In the world of trucking, staying connected is vital in order to track deliveries, update schedules and stay in touch with drivers. The future of trucking will rely heavily on technology of all kinds, from driverless trucks to remote sensors for monitoring tire pressure and engine conditions. The smartphone will be central to all of this, and it is already one of a driver’s most vital tools for staying connected.
According to a recent Samsung enterprise mobility trends study conducted by GfK Public Communications and Social, one-third of all drivers already believe their smartphones have replaced the need for a traditional PC, with 61 percent choosing a smartphone if forced to pick just one device. Two-thirds said that they’d be able to do their work today using only a smartphone — this is a higher portion than any of the other sectors surveyed.
Looking specifically at the world of trucking, the results show just how key smartphones are, not only for the drivers but also for mobile fleet management, and it’s clear to see how the future of trucking will rely on these devices to help improve efficiency and drive innovation.
How Drivers Use Their Smartphones
Eighty-seven percent of drivers say they used their smartphones every single day for work and, on average, they spend 37 percent of their workday using a smartphone. Here are drivers’ top three uses for smartphones:
- Making calls — 70 percent
- Navigation — 55 percent
- Texting or chatting — 51 percent
Half of drivers surveyed say they always communicate with dispatch using their smartphones, indicating just how important a tool smartphones are for mobile fleet management.
Despite this, the GfK survey data suggests that there are many areas where smartphones can still make a big difference. For example, just 19 percent of drivers always record delivery status using their smartphones and only 26 percent log their driving hours using a smartphone. This gives fleet managers more opportunities for smartphone applications, as drivers are already using mobile devices for a majority of interactions.
The Future of Fleet Management
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Drivers still rely on other devices or paper-based record-keeping to do the job, but if companies want their drivers to work more efficiently and more safely, they need to ensure their mobile fleet management systems are tuned to leverage the power of modern smartphones, and give drivers the best tools available.
Enhancing Fleet Management With Smartphones
As well as improving the lives of drivers, smartphones can help those managing a fleet of trucks. Today there are a wealth of apps and management systems available which allow managers to easily track and update what their trucks are doing, all from their smartphones.
For businesses, especially smaller transportation and logistics firms, this flexibility brings big benefits, including the ability to quickly and easily access the information you need no matter where you are. Since managers are no longer tied to a desktop machine, they can deal with emergencies more quickly and give customers instant updates about the location of trucks and estimated delivery times.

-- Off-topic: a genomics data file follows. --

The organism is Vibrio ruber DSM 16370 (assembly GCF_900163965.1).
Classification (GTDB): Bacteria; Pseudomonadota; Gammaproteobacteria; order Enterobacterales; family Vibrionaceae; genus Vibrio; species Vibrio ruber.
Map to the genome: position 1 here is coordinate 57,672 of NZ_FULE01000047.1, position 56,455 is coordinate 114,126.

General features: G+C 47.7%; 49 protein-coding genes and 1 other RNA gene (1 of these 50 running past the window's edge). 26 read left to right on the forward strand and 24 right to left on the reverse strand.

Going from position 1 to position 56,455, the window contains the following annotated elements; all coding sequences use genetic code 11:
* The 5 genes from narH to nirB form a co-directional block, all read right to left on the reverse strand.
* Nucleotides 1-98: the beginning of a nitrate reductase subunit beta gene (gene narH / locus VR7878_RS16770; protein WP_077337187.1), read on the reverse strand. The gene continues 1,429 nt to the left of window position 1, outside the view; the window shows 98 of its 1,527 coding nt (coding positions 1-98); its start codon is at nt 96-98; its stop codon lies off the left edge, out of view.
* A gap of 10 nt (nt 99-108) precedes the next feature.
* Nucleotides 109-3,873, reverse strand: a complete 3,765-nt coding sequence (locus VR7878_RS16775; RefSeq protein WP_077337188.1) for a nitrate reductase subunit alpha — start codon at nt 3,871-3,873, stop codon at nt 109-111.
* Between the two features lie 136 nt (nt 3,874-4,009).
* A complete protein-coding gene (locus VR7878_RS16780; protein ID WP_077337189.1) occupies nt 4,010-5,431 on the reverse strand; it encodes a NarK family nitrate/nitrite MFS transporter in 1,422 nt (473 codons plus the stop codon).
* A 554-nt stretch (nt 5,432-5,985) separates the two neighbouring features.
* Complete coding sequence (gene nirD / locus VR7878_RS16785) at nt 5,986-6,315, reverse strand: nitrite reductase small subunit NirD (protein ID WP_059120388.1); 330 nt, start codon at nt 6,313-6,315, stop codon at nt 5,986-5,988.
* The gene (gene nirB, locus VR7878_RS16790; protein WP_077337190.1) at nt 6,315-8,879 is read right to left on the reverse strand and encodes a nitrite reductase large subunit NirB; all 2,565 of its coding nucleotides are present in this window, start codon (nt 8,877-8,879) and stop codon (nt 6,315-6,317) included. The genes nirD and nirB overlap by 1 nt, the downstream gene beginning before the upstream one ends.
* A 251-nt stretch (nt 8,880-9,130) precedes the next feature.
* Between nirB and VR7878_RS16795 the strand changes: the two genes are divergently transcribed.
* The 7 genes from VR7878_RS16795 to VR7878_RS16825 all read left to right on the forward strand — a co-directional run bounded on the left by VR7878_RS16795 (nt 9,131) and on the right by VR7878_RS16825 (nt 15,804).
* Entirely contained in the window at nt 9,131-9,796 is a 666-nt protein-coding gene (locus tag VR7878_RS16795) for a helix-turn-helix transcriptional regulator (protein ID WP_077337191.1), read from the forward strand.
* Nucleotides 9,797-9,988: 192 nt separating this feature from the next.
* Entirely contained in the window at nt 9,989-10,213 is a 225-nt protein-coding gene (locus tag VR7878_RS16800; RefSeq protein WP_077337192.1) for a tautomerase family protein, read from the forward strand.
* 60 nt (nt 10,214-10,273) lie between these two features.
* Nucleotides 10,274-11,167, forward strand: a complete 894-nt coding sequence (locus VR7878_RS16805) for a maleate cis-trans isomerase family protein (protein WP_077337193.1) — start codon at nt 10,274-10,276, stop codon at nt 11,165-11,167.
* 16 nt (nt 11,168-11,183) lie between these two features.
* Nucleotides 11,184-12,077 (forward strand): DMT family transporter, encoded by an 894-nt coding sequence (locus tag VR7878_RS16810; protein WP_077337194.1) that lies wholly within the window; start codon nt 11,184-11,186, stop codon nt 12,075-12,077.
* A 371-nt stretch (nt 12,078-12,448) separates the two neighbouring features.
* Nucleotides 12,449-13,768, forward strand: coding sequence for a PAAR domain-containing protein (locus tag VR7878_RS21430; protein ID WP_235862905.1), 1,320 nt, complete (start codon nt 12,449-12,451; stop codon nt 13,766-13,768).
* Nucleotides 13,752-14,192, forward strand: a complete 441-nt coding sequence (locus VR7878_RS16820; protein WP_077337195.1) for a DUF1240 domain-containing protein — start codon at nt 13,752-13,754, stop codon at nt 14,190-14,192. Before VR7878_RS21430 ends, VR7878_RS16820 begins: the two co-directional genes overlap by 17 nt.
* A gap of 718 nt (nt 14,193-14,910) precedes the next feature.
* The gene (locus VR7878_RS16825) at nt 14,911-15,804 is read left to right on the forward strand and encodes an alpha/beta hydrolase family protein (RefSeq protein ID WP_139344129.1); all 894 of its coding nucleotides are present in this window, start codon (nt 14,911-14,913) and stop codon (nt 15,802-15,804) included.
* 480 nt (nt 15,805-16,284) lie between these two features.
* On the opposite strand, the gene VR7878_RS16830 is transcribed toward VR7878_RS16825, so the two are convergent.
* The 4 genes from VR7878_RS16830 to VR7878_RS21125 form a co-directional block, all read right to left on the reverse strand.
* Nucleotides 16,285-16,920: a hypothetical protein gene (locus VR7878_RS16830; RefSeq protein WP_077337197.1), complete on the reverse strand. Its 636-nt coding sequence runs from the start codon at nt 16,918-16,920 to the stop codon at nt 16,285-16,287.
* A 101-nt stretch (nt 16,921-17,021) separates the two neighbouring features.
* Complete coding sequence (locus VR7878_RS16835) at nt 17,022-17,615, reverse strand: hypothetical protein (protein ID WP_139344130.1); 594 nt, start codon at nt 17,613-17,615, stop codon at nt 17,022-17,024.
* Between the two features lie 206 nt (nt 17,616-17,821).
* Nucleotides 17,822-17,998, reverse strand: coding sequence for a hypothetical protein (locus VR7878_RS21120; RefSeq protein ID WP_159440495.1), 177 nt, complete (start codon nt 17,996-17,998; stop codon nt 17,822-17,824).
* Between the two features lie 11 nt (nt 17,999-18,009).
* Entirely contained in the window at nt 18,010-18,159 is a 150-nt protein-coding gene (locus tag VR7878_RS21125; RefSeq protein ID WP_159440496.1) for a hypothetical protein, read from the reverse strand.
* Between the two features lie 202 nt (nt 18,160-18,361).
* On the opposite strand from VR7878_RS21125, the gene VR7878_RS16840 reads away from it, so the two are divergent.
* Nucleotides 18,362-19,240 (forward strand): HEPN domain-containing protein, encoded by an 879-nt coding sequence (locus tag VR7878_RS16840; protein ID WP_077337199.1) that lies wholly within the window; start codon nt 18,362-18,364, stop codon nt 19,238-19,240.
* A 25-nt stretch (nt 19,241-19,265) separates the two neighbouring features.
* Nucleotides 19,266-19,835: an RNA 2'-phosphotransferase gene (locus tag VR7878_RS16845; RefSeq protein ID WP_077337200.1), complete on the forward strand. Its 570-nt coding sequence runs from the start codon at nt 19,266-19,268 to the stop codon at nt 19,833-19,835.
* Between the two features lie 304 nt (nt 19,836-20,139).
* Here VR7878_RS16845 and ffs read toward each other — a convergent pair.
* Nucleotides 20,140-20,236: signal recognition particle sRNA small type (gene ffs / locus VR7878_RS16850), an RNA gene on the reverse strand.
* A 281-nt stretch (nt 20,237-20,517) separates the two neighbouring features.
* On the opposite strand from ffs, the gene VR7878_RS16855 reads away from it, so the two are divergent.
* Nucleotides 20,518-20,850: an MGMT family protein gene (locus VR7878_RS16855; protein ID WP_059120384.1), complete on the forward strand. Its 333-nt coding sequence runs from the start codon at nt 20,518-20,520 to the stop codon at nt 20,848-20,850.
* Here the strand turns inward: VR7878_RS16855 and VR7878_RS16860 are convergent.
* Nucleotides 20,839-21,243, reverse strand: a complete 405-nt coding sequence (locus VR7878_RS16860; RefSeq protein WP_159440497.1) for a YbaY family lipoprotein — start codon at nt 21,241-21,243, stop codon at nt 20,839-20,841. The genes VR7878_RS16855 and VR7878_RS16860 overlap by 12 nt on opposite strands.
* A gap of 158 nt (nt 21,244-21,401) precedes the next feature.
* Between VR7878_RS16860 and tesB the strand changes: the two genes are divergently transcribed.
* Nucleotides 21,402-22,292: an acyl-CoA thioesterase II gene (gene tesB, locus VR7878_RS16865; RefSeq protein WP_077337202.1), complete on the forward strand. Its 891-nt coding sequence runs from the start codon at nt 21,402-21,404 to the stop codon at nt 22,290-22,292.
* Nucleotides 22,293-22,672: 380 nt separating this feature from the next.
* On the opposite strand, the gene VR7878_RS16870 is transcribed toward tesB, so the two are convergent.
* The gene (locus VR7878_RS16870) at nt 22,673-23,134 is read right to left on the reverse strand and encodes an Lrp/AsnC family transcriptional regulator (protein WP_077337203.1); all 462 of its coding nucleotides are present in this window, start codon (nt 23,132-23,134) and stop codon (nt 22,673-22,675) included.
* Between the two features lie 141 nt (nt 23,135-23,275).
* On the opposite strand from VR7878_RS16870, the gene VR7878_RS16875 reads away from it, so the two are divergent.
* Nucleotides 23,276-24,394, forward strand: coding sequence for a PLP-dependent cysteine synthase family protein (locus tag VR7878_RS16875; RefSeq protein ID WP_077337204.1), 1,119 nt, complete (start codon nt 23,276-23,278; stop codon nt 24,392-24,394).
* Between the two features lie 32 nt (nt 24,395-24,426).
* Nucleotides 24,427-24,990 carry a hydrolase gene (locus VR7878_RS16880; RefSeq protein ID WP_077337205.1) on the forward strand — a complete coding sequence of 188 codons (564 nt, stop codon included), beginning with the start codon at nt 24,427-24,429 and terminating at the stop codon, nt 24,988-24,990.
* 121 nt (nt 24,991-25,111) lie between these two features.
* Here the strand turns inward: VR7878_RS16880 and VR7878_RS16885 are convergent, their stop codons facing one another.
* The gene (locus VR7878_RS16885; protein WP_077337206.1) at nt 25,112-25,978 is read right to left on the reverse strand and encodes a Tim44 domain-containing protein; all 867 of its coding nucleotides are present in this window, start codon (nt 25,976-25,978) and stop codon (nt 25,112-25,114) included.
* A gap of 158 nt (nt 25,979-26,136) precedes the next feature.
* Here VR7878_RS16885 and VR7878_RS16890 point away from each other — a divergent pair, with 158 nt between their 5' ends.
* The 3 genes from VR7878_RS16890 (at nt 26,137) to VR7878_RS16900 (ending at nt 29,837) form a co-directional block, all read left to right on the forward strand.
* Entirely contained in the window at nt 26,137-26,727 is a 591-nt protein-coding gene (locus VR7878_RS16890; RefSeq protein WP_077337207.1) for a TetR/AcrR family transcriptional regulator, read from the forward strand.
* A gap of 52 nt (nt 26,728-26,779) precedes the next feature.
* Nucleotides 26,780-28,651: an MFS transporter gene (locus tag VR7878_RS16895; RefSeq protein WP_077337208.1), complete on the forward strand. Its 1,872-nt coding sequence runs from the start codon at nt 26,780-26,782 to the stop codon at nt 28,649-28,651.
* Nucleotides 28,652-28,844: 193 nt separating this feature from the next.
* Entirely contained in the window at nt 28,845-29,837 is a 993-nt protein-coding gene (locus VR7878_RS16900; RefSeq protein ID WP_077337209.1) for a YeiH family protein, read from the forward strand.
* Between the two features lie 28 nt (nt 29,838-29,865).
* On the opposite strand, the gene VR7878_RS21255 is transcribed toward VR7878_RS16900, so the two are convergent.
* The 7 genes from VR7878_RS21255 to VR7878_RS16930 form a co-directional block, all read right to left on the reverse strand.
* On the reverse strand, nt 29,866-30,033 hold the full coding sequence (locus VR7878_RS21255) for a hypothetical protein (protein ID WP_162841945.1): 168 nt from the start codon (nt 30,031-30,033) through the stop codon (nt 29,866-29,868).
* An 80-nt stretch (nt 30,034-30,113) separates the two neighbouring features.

Additionally, with drivers having increased connectivity, they can provide fleet managers real-time data and status updates through electronic logging efforts, offering greater visibility.
Still Experiencing Screen Issues
While we can see that truck drivers use their smartphones a lot, the survey also reveals that the biggest sticking point for them is the size of the smartphone screen. Fifty-eight percent of drivers cite “working on a small screen” as a major or minor frustration. Most believe that a screen size of 5.5-inches is ideal for working on the go, making smartphones like the Galaxy S8 (5.8-inch screen) and Galaxy S8+ (6.2-inch screen) ideal for working while on the move.
Predicting the Future of Trucking
While smartphones today are incredibly sophisticated pieces of technology, there are still areas where drivers and trucking companies believe that new innovations will bring even more benefits, and even help address the cited pain points.
First among these advances is in voice assistant technology, powered by artificial intelligence. Drivers see this technology bringing “major” benefits to their lives, such as hands-free operations for making a call or setting a new destination. Today more than two out of three drivers say they would be likely to use a voice assistant if it was integrated into a business app they were using, meaning there is a large potential for voice assistant technology to help improve efficiency and driver safety.
The other area that will soon bring big benefits is biometric security. With fingerprint and iris recognition technology already baked into Samsung’s latest smartphones, companies can make use of this to help improve security. By ensuring drivers log into their work apps using biometric sensors, trucking companies can ensure a greater degree of security, helping give their clients more peace of mind.
For both truckers and the companies that manage them, smartphones are becoming an indispensable tool both on the road and in the office. Offering both ease of use and improved efficiency, deploying mobile technology smartly can benefit a trucking business of any size.
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